I have crapped around with how to write a writer’s blog that deals with how I feel in a writerly way, but I can’t. So I’m just going to say what happened.
My father-in-law died this past weekend after a valiant struggle with Parkinson’s and a week-long vigil at his bedside. I stayed home much of that time to take care of the dogs and cats so my husband didn’t have to worry about anything. Yet, my mind was in that room the whole time. I didn’t write. I didn’t want to. Somehow, spending time doing normal things seemed sacrilegious. So I did abnormal things (for me, anyway). I cleaned the fridge. I sorted files. Dusted, vacuumed, swept, and washed dishes.
The few times I tried to write this blog, I stalled out after just a sentence or two. I thought I could write about how to overcome distractions as a writer, but it seemed wrong to call my father-in-law’s death a distraction, and I didn’t have any advice anyway. The fact is there are more important things in life than trying to write a blog, or revising a picture book manuscript, or researching elephants. The fridge and the dishes weren’t important either, but they were my way of acknowledging that my life has changed in a profound way.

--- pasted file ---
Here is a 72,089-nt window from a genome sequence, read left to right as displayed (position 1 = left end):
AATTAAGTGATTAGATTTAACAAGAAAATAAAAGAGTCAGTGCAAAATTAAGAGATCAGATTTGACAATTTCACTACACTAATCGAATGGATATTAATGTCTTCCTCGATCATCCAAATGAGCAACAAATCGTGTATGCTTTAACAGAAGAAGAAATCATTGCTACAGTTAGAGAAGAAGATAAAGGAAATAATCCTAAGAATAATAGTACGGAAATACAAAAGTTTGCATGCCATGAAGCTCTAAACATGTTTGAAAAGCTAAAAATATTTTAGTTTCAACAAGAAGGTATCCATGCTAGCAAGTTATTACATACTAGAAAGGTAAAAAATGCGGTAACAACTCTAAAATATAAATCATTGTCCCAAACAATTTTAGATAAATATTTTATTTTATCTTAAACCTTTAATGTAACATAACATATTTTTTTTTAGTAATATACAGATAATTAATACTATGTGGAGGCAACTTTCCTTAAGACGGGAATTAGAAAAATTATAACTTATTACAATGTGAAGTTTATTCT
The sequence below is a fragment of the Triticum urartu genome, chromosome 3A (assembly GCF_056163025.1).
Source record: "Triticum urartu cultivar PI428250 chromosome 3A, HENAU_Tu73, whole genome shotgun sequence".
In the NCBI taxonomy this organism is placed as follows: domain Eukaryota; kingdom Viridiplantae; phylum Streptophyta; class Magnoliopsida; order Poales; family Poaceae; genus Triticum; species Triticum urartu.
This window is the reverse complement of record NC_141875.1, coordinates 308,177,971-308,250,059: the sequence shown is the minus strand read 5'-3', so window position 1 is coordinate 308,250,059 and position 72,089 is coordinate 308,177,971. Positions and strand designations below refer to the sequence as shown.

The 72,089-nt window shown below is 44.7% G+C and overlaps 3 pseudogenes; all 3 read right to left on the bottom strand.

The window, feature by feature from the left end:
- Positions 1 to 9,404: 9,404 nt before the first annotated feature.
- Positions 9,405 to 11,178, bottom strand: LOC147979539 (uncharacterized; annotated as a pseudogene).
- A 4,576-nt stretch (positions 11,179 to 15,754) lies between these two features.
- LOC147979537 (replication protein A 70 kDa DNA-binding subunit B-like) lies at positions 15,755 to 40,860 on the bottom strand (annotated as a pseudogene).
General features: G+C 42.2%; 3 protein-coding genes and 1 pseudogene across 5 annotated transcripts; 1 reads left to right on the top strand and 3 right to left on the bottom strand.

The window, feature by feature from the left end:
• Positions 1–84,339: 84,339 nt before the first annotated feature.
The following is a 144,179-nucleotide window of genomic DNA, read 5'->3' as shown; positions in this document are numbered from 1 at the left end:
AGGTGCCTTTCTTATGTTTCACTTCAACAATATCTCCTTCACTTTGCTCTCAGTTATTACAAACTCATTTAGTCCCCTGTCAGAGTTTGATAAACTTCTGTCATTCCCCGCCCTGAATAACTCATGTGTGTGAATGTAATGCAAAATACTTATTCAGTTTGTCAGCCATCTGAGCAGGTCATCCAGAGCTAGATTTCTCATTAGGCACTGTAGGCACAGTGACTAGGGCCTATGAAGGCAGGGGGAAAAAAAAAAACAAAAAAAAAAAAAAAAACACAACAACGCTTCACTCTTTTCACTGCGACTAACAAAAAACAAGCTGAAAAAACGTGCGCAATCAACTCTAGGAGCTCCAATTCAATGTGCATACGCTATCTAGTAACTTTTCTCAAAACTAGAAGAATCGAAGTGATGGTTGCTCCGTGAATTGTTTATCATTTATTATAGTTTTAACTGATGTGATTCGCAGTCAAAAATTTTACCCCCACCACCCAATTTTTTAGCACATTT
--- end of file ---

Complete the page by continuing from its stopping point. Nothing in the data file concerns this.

One thing I loved about my father-in-law, Bob Thomas, was how passionately he enjoyed beautiful things. He loved photographing the sunsets off of Cape Cod, capturing the ever-changing play of color, light and shadow. He could call chickadees, loved jazz, and told bad puns. He was silly, especially with his grandkids who shared his enthusiasm for giant bubbles and soaring kites.
He had his serious side too. He knew there was work to be done.
But then again -- look at that sunset!
Thanks Dad! I love you.